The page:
LINCOLN, Maine ― The town’s new children’s pond is all about people like 11-year-old Lukas Cropley, and he likes that.
“There are older kids who come fishing [at other places] I go who think they are all cool because they have beer and cigarettes,” Cropley said Wednesday. “We won’t see that here. Here it is for children.”
Town leaders formally named the Edwards Family Children’s Fishing Park and placed a sign at the pond Wednesday with a short celebration that featured game wardens helping fifth-graders from RSU 67’s Mattanawcook Junior High School stock the pond with several hundred fish.
Built on wetlands considered undevelopable off River and Airport roads just east of the Penobscot River, the pond is for children age 15 and under, though adults can fish if they bring along children, town Economic Development Director Ruth Birtz said.
“It’s a fabulous idea,” Town Manager Lisa Goodwin said of the pond, which is on land the Edwards donated to the town. “It was a nice tribute to name it after the family. You can’t say enough about them for their generosity.”
About 4.87 acres of the total parcel was donated to the town by the Edwards family. The town bought the rest of the land and town and state workers developed it as a pond with help from a state grant. The donation, in-kind service donations and the grant created a $90,000 value that only cost town taxpayers about $6,500, Birtz said.
Lincoln is home to 14 bodies of water, including 13 entirely within its limits, and the town has dedicated the pond and Rocky Brook, which is located off Transalpine Road near Enfield Road, to children’s use, said Jeramie Littlefield, a town resident who attended the ceremony.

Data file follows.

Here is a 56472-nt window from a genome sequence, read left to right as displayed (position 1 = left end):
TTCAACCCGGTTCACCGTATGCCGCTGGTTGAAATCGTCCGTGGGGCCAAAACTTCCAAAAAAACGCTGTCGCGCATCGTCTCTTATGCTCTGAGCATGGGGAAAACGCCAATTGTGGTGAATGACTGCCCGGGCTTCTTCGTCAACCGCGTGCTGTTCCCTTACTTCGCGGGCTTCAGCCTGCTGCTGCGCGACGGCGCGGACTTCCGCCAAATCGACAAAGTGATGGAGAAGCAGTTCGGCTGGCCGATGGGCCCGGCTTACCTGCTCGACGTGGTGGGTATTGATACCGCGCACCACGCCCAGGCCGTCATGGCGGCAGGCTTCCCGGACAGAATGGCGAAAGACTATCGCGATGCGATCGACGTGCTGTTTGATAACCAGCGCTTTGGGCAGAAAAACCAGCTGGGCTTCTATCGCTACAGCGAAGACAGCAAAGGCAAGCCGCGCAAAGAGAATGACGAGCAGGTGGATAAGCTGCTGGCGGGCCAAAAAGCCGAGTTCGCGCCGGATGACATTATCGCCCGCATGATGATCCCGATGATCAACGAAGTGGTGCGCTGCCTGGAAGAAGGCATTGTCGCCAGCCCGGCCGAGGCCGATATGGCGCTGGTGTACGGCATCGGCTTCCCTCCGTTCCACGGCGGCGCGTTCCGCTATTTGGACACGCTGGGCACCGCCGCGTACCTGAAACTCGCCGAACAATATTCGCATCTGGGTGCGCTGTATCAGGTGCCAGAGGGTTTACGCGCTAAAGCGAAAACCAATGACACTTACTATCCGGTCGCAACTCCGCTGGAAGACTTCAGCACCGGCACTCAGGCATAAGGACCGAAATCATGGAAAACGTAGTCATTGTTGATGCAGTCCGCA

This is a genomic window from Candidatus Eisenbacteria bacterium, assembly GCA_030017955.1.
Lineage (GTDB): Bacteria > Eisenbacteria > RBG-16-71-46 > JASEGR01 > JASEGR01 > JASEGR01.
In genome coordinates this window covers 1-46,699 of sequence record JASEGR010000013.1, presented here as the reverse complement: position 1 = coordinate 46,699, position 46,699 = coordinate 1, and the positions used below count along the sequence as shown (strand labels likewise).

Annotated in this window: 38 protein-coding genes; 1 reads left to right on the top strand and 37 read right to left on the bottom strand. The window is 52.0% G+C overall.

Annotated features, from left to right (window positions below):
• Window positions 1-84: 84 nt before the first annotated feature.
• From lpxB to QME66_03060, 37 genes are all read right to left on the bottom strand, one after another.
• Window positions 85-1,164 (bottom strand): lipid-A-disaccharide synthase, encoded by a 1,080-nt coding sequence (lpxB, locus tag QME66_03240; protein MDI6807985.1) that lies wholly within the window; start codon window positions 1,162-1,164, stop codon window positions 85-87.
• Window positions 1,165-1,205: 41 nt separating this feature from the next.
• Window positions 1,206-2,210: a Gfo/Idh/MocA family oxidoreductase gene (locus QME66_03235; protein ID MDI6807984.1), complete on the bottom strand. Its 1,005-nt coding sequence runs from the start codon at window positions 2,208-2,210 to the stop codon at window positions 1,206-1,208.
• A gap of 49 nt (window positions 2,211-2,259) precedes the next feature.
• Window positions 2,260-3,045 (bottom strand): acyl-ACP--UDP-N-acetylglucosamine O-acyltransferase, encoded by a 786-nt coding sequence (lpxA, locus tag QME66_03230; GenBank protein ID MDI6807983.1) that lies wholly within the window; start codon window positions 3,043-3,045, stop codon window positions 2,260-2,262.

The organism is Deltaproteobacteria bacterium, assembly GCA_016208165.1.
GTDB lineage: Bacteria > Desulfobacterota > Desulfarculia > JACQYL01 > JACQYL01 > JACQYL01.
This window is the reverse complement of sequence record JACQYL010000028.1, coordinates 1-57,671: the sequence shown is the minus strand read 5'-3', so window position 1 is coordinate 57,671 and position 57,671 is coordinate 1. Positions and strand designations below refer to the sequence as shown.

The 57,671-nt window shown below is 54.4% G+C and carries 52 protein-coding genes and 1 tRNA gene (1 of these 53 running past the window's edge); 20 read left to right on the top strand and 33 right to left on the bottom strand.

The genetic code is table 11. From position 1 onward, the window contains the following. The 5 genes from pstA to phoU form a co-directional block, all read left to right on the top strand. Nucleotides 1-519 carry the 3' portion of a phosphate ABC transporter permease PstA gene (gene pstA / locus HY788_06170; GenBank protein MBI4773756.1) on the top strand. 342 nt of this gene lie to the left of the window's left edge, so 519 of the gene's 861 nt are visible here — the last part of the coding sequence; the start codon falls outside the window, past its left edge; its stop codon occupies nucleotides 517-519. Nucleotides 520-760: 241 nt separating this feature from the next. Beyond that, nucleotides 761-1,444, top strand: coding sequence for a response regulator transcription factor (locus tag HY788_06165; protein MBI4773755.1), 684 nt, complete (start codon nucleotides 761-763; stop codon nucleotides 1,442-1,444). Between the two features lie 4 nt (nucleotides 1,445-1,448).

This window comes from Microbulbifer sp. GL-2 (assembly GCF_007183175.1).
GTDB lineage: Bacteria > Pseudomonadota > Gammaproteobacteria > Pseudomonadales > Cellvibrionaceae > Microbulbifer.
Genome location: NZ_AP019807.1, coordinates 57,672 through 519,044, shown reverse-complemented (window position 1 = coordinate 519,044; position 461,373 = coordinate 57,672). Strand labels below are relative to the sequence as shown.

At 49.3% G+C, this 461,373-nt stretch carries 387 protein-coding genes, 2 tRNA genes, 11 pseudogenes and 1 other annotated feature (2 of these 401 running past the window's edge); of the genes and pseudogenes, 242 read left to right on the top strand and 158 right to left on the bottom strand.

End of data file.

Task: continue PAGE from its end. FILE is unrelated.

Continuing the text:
“It’s good that they will have ice fishing here, too,” Littlefield said. “It’s also an easy place to get to and fish. There’s no slogging through the woods here like you do at Rocky Brook, so parents who don’t fish can bring their kids here to do it very easily.”
The pond and surrounding park area also have volunteer caretakers. Mattanawcook Junior High School fifth-graders taught this year by math, science and health teachers Tracie Murchison and Betty Bickford have pledged to clean up litter and clean the pond’s filter, Murchison said.
“The kids have signed contracts that they will be responsible for all of those things until they have grandchildren,” Murchison said.
The teachers used the pond to demonstrate the interdependence and biodiversity of nature and the impact of pollution, both natural and man-made. They suggested and helped town workers install a stone fill of a trench through which runoff flows into the pond that naturally filters sediments, Murchison said.
The teachers hope to have succeeding fifth-grade classes adopt a town water body until all 14 have caretakers, or eco-heroes, as the teachers call them, Murchison said.
“They know ecosystems, they know pollution and what causes it,” Birtz said of the children the teachers taught this year. The teachers have “done a very nice job.”